Unfortunately, all those fascinating pieces of information we are so eager to tell our viewers are far less fascinating to most of them than to us. After all, we’ve decided to work at a planetarium for a reason. This is exactly why we shouldn’t hope that viewers will remember all the science facts we present to them and treat them as important information. Rather, we should always be careful not to overload the stories we’re telling in the planetarium with facts, and we should prioritize the main narrative arc throughout the show. Otherwise, we may easily end up creating a show that is absolutely intriguing – but only to the presenter narrating it.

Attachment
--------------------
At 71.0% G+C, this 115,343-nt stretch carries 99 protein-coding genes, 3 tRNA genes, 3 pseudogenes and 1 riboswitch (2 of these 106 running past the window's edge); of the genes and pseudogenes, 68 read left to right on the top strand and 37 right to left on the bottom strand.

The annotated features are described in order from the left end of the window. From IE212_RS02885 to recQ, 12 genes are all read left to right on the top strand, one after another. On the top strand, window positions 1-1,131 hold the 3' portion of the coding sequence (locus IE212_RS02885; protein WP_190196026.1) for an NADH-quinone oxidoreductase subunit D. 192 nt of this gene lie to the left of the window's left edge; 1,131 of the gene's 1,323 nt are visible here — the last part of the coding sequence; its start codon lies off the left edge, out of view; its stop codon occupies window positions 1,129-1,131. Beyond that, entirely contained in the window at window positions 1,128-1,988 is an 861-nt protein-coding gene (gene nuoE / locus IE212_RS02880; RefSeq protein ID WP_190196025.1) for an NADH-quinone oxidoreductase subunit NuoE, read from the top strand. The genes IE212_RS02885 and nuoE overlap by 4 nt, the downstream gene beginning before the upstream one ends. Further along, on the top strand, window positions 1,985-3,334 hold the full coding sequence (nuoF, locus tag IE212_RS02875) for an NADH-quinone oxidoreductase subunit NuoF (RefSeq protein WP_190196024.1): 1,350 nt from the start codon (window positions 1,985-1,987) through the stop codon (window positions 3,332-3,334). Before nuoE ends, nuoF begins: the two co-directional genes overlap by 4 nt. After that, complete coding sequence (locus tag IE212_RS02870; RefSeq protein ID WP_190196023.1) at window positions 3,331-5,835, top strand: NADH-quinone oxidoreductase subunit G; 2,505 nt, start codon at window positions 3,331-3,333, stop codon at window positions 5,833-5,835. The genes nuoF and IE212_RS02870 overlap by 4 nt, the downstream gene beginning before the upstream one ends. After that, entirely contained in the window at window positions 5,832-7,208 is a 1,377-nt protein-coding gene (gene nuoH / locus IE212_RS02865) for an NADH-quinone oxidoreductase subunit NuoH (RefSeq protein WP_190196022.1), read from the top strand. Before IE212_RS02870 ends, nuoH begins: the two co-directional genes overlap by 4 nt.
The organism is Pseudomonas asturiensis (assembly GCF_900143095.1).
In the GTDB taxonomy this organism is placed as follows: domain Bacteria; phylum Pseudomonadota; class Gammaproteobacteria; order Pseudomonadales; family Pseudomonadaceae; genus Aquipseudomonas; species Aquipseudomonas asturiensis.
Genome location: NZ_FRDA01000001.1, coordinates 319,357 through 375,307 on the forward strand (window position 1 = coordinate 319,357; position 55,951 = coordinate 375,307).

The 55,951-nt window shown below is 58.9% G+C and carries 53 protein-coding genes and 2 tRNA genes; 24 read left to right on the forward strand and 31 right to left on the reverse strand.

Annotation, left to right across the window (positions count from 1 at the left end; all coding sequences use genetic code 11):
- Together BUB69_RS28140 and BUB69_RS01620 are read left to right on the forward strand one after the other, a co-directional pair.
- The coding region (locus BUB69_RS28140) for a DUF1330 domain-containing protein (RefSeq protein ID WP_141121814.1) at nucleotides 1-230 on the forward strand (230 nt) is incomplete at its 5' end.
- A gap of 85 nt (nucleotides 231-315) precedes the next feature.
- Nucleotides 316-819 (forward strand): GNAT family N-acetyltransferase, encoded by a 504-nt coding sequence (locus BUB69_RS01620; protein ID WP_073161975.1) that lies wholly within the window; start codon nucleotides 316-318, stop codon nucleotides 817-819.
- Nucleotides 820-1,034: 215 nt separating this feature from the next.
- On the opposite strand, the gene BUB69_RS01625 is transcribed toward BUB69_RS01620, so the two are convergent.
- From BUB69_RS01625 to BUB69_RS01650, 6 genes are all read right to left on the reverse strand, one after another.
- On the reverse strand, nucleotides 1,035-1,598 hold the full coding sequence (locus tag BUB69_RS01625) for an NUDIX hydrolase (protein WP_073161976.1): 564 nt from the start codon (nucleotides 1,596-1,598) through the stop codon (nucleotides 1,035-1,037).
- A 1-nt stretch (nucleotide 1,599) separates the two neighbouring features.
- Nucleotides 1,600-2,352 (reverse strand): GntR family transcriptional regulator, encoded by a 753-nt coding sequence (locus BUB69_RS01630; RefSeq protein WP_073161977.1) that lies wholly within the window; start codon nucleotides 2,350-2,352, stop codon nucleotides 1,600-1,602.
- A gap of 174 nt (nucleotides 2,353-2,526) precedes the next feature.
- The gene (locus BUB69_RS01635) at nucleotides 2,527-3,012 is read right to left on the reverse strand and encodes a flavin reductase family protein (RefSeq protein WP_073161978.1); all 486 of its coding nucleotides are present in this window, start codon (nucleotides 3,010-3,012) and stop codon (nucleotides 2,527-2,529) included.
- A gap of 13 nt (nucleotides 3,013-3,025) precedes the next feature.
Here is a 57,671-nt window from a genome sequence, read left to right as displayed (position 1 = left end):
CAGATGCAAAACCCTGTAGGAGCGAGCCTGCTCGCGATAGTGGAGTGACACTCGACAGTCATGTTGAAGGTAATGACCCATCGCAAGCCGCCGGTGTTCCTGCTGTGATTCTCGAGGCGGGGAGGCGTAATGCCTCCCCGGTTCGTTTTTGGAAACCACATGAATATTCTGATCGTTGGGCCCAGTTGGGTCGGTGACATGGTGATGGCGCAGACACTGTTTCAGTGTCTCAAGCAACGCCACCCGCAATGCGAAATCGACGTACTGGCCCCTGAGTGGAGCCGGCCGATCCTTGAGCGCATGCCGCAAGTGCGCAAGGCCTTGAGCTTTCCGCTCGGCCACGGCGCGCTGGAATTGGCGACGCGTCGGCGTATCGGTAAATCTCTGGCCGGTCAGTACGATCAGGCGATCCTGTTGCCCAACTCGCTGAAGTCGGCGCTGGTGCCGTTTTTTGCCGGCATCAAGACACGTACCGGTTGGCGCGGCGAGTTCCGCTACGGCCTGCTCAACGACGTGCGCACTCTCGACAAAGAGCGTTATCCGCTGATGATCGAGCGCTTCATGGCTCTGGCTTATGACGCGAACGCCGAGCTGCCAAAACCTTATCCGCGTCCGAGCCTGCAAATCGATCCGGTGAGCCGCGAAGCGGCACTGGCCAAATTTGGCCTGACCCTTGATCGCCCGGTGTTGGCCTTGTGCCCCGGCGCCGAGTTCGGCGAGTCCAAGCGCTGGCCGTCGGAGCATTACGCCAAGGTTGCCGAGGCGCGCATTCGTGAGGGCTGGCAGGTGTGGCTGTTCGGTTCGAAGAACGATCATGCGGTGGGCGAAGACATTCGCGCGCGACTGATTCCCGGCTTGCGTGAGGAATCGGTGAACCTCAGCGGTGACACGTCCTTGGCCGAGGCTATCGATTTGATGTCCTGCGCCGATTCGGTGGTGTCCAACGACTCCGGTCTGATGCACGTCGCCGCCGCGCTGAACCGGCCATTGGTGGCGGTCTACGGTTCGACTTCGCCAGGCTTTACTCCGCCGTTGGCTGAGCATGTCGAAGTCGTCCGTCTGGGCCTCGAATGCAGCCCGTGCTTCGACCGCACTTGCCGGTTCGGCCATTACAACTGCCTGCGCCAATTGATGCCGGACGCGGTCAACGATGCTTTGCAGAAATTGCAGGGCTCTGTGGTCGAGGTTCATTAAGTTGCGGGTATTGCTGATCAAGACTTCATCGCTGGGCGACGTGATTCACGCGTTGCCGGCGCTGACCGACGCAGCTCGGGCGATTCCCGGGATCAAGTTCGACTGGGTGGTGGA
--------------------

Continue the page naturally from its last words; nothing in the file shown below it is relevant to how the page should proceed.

Everything shown on the dome must be appealing and visually gratifying. If we neglect this, viewers will get annoyed – not because they don’t like what they see, but because most of them will be comparing what they see on the dome to what they’re used to. And what they’re used to is the quality they know from the recent pop-culture blockbusters – the bright and sharp images they see in IMAX venues, animations akin to those produced by Pixar, special effects like the ones in the film Interstellar, and textures on a par with those seen in top computer games. We know very well that the bar is set quite high, compared to the technologies and budgets we have at our disposal. In a planetarium, this level of viewer experience is almost unattainable. Unfortunately, viewers aren’t aware of this, and they will notice every shortcoming. As show creators, however, we shouldn’t take offense. Instead, we need to be aware of this and strive hard to present only shows what viewers do not regard as deficient. All of this, taken together, might seem to indicate that our work at planetariums is doomed to fail. But in fact, the contrary is true.